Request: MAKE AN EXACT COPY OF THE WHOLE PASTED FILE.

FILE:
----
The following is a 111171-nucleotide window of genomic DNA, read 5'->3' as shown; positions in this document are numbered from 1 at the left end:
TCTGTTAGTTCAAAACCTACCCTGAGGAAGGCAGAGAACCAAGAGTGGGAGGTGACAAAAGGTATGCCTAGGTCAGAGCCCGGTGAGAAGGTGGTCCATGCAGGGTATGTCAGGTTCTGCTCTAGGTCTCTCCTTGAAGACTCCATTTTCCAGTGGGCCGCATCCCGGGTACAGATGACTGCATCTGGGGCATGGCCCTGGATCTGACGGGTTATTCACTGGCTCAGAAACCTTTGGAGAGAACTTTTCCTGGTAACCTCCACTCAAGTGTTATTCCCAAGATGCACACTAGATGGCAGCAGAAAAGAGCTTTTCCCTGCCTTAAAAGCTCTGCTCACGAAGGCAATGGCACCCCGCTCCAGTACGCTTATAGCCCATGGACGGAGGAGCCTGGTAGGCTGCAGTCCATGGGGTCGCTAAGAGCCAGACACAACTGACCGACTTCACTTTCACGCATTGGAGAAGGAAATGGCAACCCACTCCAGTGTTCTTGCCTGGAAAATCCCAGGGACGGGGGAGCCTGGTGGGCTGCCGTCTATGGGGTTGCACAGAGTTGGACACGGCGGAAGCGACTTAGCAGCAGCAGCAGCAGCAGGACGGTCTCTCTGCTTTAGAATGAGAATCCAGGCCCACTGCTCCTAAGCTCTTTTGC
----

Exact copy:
The following is a 111171-nucleotide window of genomic DNA, read 5'->3' as shown; positions in this document are numbered from 1 at the left end:
TCTGTTAGTTCAAAACCTACCCTGAGGAAGGCAGAGAACCAAGAGTGGGAGGTGACAAAAGGTATGCCTAGGTCAGAGCCCGGTGAGAAGGTGGTCCATGCAGGGTATGTCAGGTTCTGCTCTAGGTCTCTCCTTGAAGACTCCATTTTCCAGTGGGCCGCATCCCGGGTACAGATGACTGCATCTGGGGCATGGCCCTGGATCTGACGGGTTATTCACTGGCTCAGAAACCTTTGGAGAGAACTTTTCCTGGTAACCTCCACTCAAGTGTTATTCCCAAGATGCACACTAGATGGCAGCAGAAAAGAGCTTTTCCCTGCCTTAAAAGCTCTGCTCACGAAGGCAATGGCACCCCGCTCCAGTACGCTTATAGCCCATGGACGGAGGAGCCTGGTAGGCTGCAGTCCATGGGGTCGCTAAGAGCCAGACACAACTGACCGACTTCACTTTCACGCATTGGAGAAGGAAATGGCAACCCACTCCAGTGTTCTTGCCTGGAAAATCCCAGGGACGGGGGAGCCTGGTGGGCTGCCGTCTATGGGGTTGCACAGAGTTGGACACGGCGGAAGCGACTTAGCAGCAGCAGCAGCAGCAGGACGGTCTCTCTGCTTTAGAATGAGAATCCAGGCCCACTGCTCCTAAGCTCTTTTGC